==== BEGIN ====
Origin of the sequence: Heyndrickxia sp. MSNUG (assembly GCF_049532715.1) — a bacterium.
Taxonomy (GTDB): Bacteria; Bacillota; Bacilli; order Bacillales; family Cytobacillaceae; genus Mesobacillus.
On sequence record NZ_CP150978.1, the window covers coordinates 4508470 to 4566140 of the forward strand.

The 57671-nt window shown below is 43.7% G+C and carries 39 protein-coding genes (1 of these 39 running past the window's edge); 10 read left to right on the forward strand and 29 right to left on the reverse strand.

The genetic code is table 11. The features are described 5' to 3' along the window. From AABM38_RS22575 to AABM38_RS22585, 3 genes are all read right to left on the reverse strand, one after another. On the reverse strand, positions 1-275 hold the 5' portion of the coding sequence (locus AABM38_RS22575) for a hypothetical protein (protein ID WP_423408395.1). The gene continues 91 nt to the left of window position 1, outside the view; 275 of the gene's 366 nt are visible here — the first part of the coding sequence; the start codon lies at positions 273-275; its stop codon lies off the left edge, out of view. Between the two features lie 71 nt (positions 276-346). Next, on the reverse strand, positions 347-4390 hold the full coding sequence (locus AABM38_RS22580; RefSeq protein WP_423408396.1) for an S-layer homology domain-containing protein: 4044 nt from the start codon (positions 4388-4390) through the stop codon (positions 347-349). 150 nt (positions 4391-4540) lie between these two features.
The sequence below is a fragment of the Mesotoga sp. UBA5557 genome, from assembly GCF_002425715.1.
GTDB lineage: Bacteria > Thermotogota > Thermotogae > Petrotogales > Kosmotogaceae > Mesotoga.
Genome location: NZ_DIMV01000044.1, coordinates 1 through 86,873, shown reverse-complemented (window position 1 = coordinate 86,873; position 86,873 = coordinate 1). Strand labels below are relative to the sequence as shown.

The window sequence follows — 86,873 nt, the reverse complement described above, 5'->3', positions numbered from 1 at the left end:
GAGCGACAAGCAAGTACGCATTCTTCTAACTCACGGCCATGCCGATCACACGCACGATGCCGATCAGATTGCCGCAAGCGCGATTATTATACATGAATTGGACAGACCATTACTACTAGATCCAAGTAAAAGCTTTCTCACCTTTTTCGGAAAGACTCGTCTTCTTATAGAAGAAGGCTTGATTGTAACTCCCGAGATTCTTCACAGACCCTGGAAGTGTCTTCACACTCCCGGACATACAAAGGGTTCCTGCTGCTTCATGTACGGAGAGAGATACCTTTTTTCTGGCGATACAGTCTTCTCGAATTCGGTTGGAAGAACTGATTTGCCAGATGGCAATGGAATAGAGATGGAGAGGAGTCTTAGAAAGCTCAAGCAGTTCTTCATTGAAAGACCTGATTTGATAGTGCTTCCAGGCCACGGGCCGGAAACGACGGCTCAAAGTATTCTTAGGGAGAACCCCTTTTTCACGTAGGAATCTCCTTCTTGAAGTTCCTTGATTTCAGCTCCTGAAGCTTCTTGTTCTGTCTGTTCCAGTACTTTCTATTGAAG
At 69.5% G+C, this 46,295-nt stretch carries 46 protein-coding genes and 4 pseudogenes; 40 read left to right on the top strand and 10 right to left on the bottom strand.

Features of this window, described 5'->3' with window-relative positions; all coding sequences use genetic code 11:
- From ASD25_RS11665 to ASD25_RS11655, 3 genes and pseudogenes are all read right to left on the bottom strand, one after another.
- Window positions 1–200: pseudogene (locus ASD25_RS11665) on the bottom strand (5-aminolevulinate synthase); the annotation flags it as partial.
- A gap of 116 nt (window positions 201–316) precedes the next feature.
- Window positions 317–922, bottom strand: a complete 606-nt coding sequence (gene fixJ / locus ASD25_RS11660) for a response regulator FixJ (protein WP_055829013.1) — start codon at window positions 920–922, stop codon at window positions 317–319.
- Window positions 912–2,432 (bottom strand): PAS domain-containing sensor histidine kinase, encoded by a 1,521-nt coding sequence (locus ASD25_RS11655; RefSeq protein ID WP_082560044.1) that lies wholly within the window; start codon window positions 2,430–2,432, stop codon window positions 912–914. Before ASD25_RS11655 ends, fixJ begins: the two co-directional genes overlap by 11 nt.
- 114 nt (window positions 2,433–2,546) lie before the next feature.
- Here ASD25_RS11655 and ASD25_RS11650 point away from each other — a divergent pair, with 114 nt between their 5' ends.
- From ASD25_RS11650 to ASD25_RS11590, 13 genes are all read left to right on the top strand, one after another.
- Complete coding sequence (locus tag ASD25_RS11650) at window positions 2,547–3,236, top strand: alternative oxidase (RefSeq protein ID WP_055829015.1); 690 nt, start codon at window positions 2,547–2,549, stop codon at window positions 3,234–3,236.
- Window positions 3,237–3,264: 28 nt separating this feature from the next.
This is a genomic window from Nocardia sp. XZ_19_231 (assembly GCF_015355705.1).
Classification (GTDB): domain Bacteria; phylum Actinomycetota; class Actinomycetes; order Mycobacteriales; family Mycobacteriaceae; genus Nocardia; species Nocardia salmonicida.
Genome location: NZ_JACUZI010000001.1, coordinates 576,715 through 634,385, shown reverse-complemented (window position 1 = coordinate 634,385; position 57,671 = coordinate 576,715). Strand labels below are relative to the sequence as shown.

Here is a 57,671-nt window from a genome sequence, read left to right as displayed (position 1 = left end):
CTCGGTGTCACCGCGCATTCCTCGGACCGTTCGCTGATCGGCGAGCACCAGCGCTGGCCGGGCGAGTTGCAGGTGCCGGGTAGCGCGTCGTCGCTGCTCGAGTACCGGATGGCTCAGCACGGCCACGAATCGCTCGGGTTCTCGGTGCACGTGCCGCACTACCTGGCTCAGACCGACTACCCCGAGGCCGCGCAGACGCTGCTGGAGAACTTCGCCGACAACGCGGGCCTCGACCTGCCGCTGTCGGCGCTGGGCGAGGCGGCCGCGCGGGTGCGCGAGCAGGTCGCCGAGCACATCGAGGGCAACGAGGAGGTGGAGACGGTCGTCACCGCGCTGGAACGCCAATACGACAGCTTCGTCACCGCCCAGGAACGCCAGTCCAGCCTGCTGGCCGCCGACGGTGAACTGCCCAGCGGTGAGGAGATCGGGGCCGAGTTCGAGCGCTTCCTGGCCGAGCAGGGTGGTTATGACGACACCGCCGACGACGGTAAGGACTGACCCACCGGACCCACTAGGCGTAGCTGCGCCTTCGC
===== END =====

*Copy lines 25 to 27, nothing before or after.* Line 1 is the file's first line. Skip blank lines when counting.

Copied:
Genome location: NZ_JACUZI010000001.1, coordinates 576,715 through 634,385, shown reverse-complemented (window position 1 = coordinate 634,385; position 57,671 = coordinate 576,715). Strand labels below are relative to the sequence as shown.

Here is a 57,671-nt window from a genome sequence, read left to right as displayed (position 1 = left end):
CTCGGTGTCACCGCGCATTCCTCGGACCGTTCGCTGATCGGCGAGCACCAGCGCTGGCCGGGCGAGTTGCAGGTGCCGGGTAGCGCGTCGTCGCTGCTCGAGTACCGGATGGCTCAGCACGGCCACGAATCGCTCGGGTTCTCGGTGCACGTGCCGCACTACCTGGCTCAGACCGACTACCCCGAGGCCGCGCAGACGCTGCTGGAGAACTTCGCCGACAACGCGGGCCTCGACCTGCCGCTGTCGGCGCTGGGCGAGGCGGCCGCGCGGGTGCGCGAGCAGGTCGCCGAGCACATCGAGGGCAACGAGGAGGTGGAGACGGTCGTCACCGCGCTGGAACGCCAATACGACAGCTTCGTCACCGCCCAGGAACGCCAGTCCAGCCTGCTGGCCGCCGACGGTGAACTGCCCAGCGGTGAGGAGATCGGGGCCGAGTTCGAGCGCTTCCTGGCCGAGCAGGGTGGTTATGACGACACCGCCGACGACGGTAAGGACTGACCCACCGGACCCACTAGGCGTAGCTGCGCCTTCGC